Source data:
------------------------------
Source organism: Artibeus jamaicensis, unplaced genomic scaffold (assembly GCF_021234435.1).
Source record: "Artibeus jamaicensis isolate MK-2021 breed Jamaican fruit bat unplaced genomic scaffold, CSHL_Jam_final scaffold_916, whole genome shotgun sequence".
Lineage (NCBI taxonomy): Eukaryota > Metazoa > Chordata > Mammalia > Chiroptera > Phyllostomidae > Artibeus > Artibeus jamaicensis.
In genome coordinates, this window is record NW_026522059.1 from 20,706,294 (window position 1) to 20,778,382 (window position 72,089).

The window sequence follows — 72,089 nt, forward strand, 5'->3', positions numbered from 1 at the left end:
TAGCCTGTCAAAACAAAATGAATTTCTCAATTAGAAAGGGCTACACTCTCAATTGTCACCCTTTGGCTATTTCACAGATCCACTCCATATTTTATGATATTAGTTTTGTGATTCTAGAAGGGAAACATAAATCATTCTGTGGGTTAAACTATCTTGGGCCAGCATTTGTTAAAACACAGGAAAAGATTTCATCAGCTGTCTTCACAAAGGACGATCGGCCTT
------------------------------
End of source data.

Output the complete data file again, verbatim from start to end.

Source organism: Artibeus jamaicensis, unplaced genomic scaffold (assembly GCF_021234435.1).
Source record: "Artibeus jamaicensis isolate MK-2021 breed Jamaican fruit bat unplaced genomic scaffold, CSHL_Jam_final scaffold_916, whole genome shotgun sequence".
Lineage (NCBI taxonomy): Eukaryota > Metazoa > Chordata > Mammalia > Chiroptera > Phyllostomidae > Artibeus > Artibeus jamaicensis.
In genome coordinates, this window is record NW_026522059.1 from 20,706,294 (window position 1) to 20,778,382 (window position 72,089).

The window sequence follows — 72,089 nt, forward strand, 5'->3', positions numbered from 1 at the left end:
TAGCCTGTCAAAACAAAATGAATTTCTCAATTAGAAAGGGCTACACTCTCAATTGTCACCCTTTGGCTATTTCACAGATCCACTCCATATTTTATGATATTAGTTTTGTGATTCTAGAAGGGAAACATAAATCATTCTGTGGGTTAAACTATCTTGGGCCAGCATTTGTTAAAACACAGGAAAAGATTTCATCAGCTGTCTTCACAAAGGACGATCGGCCTT